It'll be interesting to see what happens in the near terms. The larger athletic programs seem to be getting fed up with the NCAA's leadership and its "one set of rules fits all" approach that doesn't seem to work in an environment where there are big and small programs with markedly different needs. Then you add the O'Bannon suit and you're laying the groundwork for a scenario whereby the major college athletic programs secede from the NCAA and put together their own governing body which will manage the post-season and negotiate one large scale media deal vs. a handful of deals for each of the separate conferences.
|32 weeks 3 days ago||Well, if we really want to preserve the relationship . . .||
If you really want to preserve the relationship with the "old Big Ten", then I trust you will soon be writing Commissioner Delany and telling him that the conference should rid itself of Nebraska and Penn State, but keep the nine game conference schedule.
This way, Michigan will play a true round robin of B1G teams and not have any worries about one of those "non-traditional" conference championship games either.
To help you out with your quest, here's the address and telephone numbers for the Big Ten Conference offices:
Big Ten Conference Headquarters and Meeting Center
Phone: (847) 696-1010
Good luck, Don Quixote!
|32 weeks 3 days ago||You mean a more difficult path in relative terms, don't you?||
I trust you mean that Michigan will have a more difficult path in relative terms, don't you?
Let's look at the teams we know UM and MSU will play each year in their own division:
Michigan - Indiana, Maryland, Michigan State, Ohio State, Penn State, Rutgers
Michigan State - Indiana, Maryland, Michigan, Ohio State, Penn State, Rutgers
UM is playing two peer programs that are legitimate major football programs in Ohio State and Penn State. The remaining programs are ones they should beat the vast majority of the time.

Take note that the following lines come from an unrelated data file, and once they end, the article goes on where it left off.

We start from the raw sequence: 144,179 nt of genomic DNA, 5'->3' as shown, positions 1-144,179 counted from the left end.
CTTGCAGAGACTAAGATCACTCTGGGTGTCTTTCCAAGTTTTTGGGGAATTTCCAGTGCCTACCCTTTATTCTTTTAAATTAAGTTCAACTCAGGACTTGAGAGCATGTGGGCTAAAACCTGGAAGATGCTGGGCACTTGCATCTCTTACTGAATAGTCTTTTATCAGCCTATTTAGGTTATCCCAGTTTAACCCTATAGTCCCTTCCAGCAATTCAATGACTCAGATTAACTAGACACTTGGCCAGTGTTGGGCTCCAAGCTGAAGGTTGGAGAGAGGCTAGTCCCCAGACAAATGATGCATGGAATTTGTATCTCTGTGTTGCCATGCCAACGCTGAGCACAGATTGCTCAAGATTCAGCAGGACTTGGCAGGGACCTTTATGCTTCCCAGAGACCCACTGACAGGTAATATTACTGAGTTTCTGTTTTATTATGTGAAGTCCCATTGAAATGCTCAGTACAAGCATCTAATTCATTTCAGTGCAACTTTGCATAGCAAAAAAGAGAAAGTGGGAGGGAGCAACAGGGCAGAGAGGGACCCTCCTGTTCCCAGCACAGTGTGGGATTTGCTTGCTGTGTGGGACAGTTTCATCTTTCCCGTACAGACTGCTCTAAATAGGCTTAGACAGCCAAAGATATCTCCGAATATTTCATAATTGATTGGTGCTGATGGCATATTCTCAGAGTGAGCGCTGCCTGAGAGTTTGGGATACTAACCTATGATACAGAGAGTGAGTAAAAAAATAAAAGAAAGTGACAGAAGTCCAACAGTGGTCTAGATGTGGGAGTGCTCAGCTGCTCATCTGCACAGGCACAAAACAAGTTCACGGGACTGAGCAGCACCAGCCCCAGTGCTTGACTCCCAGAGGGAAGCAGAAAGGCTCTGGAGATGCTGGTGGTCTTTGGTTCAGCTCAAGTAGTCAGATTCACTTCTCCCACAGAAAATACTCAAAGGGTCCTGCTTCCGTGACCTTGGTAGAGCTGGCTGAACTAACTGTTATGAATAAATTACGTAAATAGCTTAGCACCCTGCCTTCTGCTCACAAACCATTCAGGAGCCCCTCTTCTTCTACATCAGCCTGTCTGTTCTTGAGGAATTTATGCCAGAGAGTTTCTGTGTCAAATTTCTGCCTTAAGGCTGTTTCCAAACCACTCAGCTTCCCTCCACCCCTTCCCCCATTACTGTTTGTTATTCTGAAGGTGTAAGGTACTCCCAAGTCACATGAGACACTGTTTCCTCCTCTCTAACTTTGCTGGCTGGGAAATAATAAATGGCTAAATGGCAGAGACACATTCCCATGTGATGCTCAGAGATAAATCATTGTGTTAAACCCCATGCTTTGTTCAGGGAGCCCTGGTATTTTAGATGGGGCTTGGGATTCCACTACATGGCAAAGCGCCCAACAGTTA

MSU's peers may be who in that bunch? Not Indiana. Maybe Rutgers and Maryland. But Michigan State has to deal with three major football programs in its own division and probably more competitive games with RU and MD than Michigan will have.
Now let's say Michigan gets Nebraska and MSU doesn't. That means UM has a third major legitimate program as its competition, i.e, the same as MSU does regarless of who they play in the west. But what happens when UM plays Wisconsin and MSU gets Nebraska? The situation changes there to some degree.
So no, I'm not real worried that MSU is going to have an easier schedule run that Michigan when it comes to Big Ten conference games.
|32 weeks 3 days ago||If that's your concern . . .||
If that's your concern, then you haven't been paying attention. First off, the conference is mandating that teams play at least one non-conference game against an opponent of similar stature in another league. There will be real pressure on the Michigan, Ohio State, etc., to have that one marquee game in place on the schedule because we're looking at a new television contract in a few years' time.
Secondly, when it comes to the four-team playoff, the committee is going to look at strength of schedule as one of their metrics. If a program has a bunch of MAC level programs on their non-conference docket, it's going to be a negative when all factors are being considered.
Finally, the Big Ten is telling teams no more FCS programs. That means Illinois can't play Eastern, Western or Southern Illinois and that game between Minnesota and South Dakota State is a thing of the past.
Besides, schedules have to be made years in advance even if they aren't "on purpose". It's always a bit of a crap shoot when it comes to figuring out if a team or program is going to be good five years down the line.
|32 weeks 3 days ago||The 18-year thing . . .||
I believe the 18-year time span was used because that how long the complete scheduling cycle will take. It's not a prediction for how long the Big Ten will be a 14-team conference.
|32 weeks 3 days ago||You do realize that . . .||
You do realize that Michigan State will be playing Michigan, Ohio State and Penn State each year. If they're drooling about that prospect, it's not because that's a happy option for them. Then add in their games with Notre Dame (four years out of every six through 2032) and future games with Alabama, Oregon, and Miami-FL and you can see why they're going to have a pretty tough road to hoe.
Also keep in mind that Nebraska, Wisconsin, Iowa and Northwestern are going to be on the slate for them as well. It's not going to be much of a picnic for Sparty.
But before we get our panties in a wad, let's see how the scheduling works out. Besides, I read plenty of message boards where fans complain that the games they attend aren't worth the tickets. Now that we may see something of an upgrade with more games against B1G opponents, where's that complaint now?
|32 weeks 3 days ago||For those of us on the East Coast . . .||